Ultra-capacitor maker acquired through a $218 Million Stock Swap
Maxwell Technologies has announced their definitive merger agreement with Tesla, Inc. This is a $218 million dollar all-stock deal which put a value of $4.75 per share on the Maxwell common stock. To quote the news announcement from Maxwell;
Tesla CEO Elon Musk is on record saying that ultracapacitors could provide a more likely bet for a breakthrough in energy storage than batteries. Maxwell Ultracapacitors can hold up to 300 watt-hours of electricity per kilogram. This represents 20% more storage than Tesla's largest battery cell pack. Maxwell is also on record saying that their Ultracapacitors have the potential to store more than double the energy by mass versus Tesla's current cell design and will allow Tesla to ramp up the density and speed factor of their auto's while greatly reducing the time to recharge.
Looking at where Tesla is today and for the future, this purchase has to be also based on the fact that Maxwell Ultracapacitors use solid-state technology with no flammable electrolytes or rare earth minerals such as cobalt. One also has to think that this could be a hedge as Panasonic is on record as saying they will not have solid state batteries for about 10 years unlike Volkswagen, Mercedes-Benz, Fisker, Dyson and other auto companies who have stated they will have solid state batteries in their electric vehicles between 2022 and 2025.
Maxwell is also the ultracapacitor supplier to Geely, the parent company of Volvo where they will be used in Volvo's plug-in hybrids.
Maxwell has also announced that they will showcase their Ultracapacitor storage system at Key Q1 2019 Grid and Utility Events such as DistribuTECH in New Orleans and Energy Storage Europe in Germany. To quote their press release:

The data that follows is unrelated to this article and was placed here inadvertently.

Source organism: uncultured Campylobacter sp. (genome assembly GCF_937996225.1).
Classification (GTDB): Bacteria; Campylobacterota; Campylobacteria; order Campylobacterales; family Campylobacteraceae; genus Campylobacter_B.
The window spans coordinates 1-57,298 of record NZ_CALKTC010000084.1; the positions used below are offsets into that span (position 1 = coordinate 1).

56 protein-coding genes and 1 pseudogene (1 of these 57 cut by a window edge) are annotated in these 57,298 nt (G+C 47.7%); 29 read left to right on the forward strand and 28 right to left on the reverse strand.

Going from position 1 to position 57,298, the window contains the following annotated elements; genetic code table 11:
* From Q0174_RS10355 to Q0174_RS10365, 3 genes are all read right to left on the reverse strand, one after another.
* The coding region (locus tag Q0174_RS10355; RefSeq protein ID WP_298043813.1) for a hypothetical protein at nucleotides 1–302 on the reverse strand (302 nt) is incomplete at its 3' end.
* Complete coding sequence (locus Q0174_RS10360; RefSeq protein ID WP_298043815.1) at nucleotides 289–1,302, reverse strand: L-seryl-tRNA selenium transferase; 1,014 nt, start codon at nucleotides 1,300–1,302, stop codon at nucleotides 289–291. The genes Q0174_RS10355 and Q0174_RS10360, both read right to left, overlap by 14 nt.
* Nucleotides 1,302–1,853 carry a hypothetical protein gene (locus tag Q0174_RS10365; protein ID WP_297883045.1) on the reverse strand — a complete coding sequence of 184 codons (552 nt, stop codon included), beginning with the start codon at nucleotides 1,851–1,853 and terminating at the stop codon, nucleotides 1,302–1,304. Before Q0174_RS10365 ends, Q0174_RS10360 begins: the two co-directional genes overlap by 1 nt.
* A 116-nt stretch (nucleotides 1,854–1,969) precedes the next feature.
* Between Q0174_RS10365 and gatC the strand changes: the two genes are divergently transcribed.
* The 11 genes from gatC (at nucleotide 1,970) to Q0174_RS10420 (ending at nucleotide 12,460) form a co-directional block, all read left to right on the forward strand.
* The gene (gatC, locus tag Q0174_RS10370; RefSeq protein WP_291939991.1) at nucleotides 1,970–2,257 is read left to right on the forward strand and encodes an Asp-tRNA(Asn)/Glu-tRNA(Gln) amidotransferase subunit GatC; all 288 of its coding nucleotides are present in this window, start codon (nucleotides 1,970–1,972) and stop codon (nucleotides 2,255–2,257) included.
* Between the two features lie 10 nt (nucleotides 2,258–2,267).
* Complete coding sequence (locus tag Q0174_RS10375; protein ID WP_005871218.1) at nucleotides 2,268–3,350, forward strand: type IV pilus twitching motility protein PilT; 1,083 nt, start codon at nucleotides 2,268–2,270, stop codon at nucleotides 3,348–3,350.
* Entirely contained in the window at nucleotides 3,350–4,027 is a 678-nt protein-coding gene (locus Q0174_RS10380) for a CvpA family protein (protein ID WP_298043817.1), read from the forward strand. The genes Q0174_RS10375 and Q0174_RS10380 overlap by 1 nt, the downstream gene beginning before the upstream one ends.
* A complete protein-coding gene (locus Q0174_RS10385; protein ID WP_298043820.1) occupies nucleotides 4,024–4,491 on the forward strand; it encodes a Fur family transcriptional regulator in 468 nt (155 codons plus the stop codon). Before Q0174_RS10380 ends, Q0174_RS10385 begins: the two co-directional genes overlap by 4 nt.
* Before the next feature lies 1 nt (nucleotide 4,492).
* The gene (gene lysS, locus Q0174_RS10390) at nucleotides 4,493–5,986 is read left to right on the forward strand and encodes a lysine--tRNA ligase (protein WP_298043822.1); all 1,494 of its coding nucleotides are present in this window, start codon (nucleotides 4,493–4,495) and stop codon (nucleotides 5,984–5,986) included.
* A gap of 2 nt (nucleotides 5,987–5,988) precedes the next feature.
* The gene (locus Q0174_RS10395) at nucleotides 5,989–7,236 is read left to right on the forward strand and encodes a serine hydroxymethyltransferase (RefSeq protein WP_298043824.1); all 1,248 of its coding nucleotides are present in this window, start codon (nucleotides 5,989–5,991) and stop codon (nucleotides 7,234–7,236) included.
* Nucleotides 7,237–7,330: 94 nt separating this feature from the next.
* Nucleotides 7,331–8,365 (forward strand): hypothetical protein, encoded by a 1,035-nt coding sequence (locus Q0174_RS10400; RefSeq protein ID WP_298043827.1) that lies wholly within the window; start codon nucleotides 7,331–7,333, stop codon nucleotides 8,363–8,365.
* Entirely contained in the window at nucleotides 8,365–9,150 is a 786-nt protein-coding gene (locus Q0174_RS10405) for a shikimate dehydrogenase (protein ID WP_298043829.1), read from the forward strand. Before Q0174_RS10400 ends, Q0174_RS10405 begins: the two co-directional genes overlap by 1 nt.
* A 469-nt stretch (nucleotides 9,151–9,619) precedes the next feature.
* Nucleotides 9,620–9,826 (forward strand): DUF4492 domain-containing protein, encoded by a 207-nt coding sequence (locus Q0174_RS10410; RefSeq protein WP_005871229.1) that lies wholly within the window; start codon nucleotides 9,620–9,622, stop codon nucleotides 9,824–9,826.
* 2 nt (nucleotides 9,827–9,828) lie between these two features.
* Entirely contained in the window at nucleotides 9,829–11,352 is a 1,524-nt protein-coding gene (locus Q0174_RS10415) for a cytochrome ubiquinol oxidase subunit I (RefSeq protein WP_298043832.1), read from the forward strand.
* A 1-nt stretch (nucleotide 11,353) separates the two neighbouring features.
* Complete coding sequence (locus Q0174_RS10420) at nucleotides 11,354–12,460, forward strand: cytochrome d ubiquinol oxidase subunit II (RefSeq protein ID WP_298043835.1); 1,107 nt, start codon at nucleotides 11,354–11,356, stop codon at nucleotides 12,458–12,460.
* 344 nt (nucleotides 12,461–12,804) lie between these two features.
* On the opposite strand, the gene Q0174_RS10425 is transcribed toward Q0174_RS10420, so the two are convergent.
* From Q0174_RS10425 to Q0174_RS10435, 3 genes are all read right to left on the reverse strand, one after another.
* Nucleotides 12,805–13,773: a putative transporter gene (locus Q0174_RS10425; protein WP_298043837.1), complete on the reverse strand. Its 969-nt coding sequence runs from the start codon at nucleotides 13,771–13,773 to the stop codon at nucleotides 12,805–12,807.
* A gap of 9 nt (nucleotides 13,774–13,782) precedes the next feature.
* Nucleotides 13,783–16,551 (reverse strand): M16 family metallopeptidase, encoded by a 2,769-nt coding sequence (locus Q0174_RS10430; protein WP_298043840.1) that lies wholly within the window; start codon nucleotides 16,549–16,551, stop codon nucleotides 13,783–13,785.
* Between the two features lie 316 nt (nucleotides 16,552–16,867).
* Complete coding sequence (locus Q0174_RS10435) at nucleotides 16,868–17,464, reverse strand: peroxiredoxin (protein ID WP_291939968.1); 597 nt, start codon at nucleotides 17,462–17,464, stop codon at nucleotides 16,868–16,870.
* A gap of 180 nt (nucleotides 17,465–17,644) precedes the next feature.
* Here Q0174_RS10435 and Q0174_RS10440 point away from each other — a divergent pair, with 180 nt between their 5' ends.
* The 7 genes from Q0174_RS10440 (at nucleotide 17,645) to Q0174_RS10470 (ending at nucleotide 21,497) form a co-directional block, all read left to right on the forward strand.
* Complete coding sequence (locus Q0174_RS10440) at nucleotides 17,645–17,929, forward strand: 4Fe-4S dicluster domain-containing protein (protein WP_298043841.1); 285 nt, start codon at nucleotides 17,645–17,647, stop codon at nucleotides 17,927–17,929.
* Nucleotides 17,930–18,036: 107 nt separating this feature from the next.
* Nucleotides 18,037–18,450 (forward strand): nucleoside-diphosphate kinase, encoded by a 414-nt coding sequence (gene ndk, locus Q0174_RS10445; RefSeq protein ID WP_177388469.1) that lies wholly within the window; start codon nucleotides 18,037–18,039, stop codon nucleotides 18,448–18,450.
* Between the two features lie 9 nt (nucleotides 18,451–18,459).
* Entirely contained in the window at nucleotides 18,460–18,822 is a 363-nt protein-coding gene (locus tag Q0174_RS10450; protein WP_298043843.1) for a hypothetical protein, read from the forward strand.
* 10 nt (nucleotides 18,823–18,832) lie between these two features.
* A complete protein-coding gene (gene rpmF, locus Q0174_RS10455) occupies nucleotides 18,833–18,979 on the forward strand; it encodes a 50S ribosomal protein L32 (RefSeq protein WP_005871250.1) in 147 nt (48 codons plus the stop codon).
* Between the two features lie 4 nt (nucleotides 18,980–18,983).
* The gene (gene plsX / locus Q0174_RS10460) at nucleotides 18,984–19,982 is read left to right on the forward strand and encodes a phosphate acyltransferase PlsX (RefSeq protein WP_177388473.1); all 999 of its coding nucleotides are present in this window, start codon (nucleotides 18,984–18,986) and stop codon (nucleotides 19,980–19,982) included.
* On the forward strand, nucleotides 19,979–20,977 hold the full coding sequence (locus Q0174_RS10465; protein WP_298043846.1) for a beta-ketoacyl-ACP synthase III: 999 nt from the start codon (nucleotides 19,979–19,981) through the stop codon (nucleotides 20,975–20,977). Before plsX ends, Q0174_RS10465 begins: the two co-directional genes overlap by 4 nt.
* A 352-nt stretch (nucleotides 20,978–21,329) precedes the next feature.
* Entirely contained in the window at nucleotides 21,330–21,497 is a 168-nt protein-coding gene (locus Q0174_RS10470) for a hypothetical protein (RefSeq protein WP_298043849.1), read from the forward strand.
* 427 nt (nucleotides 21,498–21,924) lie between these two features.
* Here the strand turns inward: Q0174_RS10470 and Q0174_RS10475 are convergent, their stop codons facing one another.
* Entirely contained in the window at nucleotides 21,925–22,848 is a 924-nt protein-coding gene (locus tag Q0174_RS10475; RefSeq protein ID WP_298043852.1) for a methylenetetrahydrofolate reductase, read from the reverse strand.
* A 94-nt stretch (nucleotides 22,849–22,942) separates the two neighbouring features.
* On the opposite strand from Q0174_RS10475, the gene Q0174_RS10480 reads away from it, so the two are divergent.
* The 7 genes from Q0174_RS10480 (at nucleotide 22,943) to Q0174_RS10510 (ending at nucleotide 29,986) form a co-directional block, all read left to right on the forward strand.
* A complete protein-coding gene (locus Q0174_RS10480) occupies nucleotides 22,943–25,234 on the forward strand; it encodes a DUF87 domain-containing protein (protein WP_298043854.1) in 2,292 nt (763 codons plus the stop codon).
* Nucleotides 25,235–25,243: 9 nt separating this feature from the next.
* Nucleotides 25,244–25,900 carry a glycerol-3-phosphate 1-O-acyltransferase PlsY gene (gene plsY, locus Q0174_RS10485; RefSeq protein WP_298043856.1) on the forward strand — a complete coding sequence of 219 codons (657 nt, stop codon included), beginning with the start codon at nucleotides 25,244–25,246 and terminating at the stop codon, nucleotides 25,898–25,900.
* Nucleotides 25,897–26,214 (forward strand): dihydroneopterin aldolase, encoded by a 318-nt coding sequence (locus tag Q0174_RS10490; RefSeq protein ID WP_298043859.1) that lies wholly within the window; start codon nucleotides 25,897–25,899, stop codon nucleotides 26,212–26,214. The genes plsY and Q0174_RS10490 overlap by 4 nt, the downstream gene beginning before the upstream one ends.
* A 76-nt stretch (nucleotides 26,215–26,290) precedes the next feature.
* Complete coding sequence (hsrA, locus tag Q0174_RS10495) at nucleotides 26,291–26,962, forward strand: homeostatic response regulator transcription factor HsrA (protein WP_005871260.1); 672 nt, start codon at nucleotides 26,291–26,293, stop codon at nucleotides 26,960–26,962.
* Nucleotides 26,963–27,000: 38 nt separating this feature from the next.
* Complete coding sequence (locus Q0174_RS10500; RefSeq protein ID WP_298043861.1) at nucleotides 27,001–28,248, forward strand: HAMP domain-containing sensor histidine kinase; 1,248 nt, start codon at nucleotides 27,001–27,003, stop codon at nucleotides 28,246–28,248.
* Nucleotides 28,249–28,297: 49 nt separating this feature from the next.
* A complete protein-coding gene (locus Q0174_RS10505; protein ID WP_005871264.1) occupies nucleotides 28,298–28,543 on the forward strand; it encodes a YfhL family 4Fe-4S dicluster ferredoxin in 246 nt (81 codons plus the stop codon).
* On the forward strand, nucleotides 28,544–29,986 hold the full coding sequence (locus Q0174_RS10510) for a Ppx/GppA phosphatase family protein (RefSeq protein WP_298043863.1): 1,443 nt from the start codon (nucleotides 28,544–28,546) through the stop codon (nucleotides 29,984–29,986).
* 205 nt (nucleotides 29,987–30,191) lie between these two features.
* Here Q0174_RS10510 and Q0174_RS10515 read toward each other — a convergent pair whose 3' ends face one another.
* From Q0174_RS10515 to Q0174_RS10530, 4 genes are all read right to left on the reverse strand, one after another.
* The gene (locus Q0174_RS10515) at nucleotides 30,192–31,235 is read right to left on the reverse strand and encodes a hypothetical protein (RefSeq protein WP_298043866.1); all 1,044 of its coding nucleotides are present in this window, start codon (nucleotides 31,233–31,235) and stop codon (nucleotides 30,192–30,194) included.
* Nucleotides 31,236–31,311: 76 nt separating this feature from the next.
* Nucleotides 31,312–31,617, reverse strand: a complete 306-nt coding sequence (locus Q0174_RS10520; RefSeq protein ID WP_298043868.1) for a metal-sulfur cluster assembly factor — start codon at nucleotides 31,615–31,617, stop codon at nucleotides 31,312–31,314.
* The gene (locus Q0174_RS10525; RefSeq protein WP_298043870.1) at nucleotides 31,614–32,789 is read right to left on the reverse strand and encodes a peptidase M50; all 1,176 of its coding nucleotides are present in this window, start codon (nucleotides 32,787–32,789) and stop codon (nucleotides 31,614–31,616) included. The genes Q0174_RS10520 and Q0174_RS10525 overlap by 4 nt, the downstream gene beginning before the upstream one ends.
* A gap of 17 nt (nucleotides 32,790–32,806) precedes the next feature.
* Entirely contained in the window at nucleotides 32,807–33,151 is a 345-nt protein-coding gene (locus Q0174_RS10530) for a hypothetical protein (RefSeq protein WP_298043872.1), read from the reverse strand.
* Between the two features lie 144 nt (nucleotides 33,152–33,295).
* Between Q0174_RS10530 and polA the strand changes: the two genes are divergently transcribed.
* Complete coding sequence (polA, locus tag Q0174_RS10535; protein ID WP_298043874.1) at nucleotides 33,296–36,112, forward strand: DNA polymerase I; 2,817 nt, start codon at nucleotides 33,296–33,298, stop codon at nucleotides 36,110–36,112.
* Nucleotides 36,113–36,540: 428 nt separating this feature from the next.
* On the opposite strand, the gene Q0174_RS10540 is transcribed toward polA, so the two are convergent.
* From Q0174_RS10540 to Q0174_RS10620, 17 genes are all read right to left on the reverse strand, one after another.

This one could take as a sign of how Tesla will grow their own home and business storage business with Solar. Musk in the most recent earning's call stated he thinks Tesla's energy storage business is to be one of their big growth areas this year.
Tesla isn't done with price cuts it seems. Bloomberg reports that the automaker has dropped the price of all Model 3 models by $1,100 - bringing the base price to $42,900. The reason cited by Tesla was the end of a customer referral program that ended up costing them more than they realize.
The program gave new owners six months of free supercharging if they were referred by a friend. Those who referred a number of people got rewarded with various prizes such as getting the next-generation Tesla Roadster.
This is the second price cut for Model 3 this year. Last month, Tesla instituted a $2,000 price cut on their lineup to soften the blow of the Federal Tax Credit being cut from $7,000 to $3,750.
Before January comes to a close, Tesla has announced some more changes for the Model S and X. Instead of using 100D and P100D to designate models, Tesla will be using the naming system found on the Model 3. This is how it will break down.